Yesterday, Rolling Stone published a piece detailing supposed social media bot interactions trumping up the SnyderCut mentions. If you have no idea what we’re talking about, we’ll rewind a bit.
Director Zack Snyder was brought in by Warner Bros. Pictures to helm their “Justice League” film. Through a series of events- one of which being the untimely death of Snyder’s daughter by suicide- Snyder left the project. Joss Whedon was brought in to replace him and complete the film. The results were…mixed. Stories began to circulate about the “Snyder cut,” a version of the film which was vastly different than what audiences eventually saw. Allegations of racism and sexism at the hands of Whedon were finally taken seriously, and WB began to tease the idea of actually releasing the SnyderCut. In March of 2021, the Snyder Cut was released.
That’s the more concrete version.
What it felt like during the multi-year push was chaos. Complete and utter chaos. Mostly stemming from the near endless nameless accounts across Twitter, Facebook, Reddit, and Instagram all proclaiming to be an army marching on behalf of Snyder’s maligned genius. Most of these were harmless- accounts with under 30 followers with no real history to speak of. But others became more…militant. It was like GamerGate and ComicsGate all over again, especially if you had the audacity to give Snyder, the film, or Whedon any kind of negative reviews. The ‘Snyder Army’ took it upon themselves to flood the internet with pro-Snyder Cut mentions, repeatedly seeing the term in top trends for months.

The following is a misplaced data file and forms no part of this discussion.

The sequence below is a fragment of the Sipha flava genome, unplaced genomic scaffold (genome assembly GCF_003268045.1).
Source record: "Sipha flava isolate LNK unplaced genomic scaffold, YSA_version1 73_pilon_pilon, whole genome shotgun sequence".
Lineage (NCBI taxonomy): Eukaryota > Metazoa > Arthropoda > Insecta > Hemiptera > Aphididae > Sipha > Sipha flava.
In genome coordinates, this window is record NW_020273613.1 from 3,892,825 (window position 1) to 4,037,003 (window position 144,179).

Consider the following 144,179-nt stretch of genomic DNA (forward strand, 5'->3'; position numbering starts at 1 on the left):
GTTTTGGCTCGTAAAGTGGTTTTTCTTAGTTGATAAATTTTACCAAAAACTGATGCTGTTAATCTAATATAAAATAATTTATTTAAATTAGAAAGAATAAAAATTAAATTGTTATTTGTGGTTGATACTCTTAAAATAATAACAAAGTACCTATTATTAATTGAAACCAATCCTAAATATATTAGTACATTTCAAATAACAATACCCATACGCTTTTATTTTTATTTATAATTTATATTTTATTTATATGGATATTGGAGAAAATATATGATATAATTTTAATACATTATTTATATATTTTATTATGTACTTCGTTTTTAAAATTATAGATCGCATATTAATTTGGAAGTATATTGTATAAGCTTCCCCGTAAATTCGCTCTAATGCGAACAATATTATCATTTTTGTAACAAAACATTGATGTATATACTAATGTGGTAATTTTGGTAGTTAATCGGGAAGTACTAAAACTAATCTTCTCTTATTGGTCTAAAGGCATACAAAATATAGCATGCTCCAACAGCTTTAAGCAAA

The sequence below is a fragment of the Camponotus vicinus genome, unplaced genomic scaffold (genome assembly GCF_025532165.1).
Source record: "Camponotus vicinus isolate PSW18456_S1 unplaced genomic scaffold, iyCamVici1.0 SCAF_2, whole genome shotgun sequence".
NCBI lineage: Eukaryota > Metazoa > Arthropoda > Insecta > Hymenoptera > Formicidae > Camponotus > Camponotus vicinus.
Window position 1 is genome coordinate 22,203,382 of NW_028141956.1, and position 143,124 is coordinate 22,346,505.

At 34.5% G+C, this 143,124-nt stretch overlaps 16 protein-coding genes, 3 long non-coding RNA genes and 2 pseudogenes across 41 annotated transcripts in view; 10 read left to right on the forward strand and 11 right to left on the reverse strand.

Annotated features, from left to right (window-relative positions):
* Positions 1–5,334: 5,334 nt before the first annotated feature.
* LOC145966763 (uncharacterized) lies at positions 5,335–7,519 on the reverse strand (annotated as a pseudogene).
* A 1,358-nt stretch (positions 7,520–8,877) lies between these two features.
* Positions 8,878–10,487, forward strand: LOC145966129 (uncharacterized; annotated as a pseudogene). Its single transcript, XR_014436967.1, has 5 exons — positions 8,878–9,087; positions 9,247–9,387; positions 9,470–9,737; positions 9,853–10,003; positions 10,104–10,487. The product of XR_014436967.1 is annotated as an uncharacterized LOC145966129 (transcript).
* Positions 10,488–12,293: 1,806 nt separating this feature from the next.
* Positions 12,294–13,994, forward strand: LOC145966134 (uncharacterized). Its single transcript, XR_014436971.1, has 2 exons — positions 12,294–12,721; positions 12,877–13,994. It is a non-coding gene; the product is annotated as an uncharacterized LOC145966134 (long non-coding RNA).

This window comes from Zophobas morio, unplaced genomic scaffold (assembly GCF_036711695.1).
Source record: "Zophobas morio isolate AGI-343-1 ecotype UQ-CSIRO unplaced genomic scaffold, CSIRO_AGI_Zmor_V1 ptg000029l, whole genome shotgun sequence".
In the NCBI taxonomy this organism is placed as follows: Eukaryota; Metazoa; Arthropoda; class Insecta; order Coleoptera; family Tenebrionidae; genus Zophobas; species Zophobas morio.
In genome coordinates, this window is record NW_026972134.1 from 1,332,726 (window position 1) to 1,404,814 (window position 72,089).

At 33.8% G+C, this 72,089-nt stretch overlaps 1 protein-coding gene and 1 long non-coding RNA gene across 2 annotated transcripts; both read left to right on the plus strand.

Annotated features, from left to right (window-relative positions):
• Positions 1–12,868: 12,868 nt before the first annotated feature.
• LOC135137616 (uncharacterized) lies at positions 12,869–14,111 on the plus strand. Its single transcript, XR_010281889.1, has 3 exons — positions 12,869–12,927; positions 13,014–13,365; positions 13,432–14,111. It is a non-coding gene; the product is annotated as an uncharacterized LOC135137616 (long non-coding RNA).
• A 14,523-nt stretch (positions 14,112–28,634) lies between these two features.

The Rolling Stone exposé surmised that up to 13% of that activity was performed by bots. That’s not the most damning or surprising thing in the piece, but it’s again bringing those mentions back to light.
Today, Snyder tweeted The 4-hour cut of the film is officially available as of today. A physical release (4K, Blu-ray, DVD) of the film is coming in the fall.
On Wednesday of this week, annual pop culture convention San Diego Comic-Con (SDCC) kicks off. The event has long-been ground zero for fan-run campaigns for casting, projects, support, and contempt. Snyder himself had enjoyed many front-page antics there throughout the years. (Remember the time he drove the Batfleck Batmobile up and down the Hall H line in the middle of the night giving out t-shirts? Yeah.)
Warner Bros. Pictures has a fairly large studio panel on the books for Saturday, and there’s no telling what news we’ll be getting from that. Possibly some updates on “The Flash,” most certainly “Aquaman 2,” and Matt Reeves‘ various “The Batman” projects too.